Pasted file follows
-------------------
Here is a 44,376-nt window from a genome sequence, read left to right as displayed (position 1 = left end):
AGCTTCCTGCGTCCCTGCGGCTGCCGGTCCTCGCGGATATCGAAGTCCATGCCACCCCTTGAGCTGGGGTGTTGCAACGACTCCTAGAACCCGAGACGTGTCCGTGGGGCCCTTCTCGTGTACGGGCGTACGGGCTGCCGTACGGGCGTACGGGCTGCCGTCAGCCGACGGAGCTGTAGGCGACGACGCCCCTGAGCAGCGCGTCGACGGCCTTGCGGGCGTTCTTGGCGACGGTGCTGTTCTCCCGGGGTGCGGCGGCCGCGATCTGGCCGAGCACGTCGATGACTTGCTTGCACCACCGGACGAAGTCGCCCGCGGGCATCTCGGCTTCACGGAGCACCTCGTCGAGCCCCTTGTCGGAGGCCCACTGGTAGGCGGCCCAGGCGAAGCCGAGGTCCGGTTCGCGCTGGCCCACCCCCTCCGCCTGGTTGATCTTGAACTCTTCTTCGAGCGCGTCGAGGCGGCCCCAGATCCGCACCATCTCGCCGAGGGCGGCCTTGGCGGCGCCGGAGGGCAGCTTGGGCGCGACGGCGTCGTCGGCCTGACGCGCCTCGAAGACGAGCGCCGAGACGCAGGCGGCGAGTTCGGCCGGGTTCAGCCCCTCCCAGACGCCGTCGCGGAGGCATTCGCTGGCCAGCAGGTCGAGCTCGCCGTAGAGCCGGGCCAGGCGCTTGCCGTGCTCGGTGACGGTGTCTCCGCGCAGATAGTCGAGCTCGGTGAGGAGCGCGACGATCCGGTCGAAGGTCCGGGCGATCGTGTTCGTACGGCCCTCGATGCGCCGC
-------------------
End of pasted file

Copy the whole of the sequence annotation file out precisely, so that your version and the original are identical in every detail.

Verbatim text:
Here is a 44,376-nt window from a genome sequence, read left to right as displayed (position 1 = left end):
AGCTTCCTGCGTCCCTGCGGCTGCCGGTCCTCGCGGATATCGAAGTCCATGCCACCCCTTGAGCTGGGGTGTTGCAACGACTCCTAGAACCCGAGACGTGTCCGTGGGGCCCTTCTCGTGTACGGGCGTACGGGCTGCCGTACGGGCGTACGGGCTGCCGTCAGCCGACGGAGCTGTAGGCGACGACGCCCCTGAGCAGCGCGTCGACGGCCTTGCGGGCGTTCTTGGCGACGGTGCTGTTCTCCCGGGGTGCGGCGGCCGCGATCTGGCCGAGCACGTCGATGACTTGCTTGCACCACCGGACGAAGTCGCCCGCGGGCATCTCGGCTTCACGGAGCACCTCGTCGAGCCCCTTGTCGGAGGCCCACTGGTAGGCGGCCCAGGCGAAGCCGAGGTCCGGTTCGCGCTGGCCCACCCCCTCCGCCTGGTTGATCTTGAACTCTTCTTCGAGCGCGTCGAGGCGGCCCCAGATCCGCACCATCTCGCCGAGGGCGGCCTTGGCGGCGCCGGAGGGCAGCTTGGGCGCGACGGCGTCGTCGGCCTGACGCGCCTCGAAGACGAGCGCCGAGACGCAGGCGGCGAGTTCGGCCGGGTTCAGCCCCTCCCAGACGCCGTCGCGGAGGCATTCGCTGGCCAGCAGGTCGAGCTCGCCGTAGAGCCGGGCCAGGCGCTTGCCGTGCTCGGTGACGGTGTCTCCGCGCAGATAGTCGAGCTCGGTGAGGAGCGCGACGATCCGGTCGAAGGTCCGGGCGATCGTGTTCGTACGGCCCTCGATGCGCCGC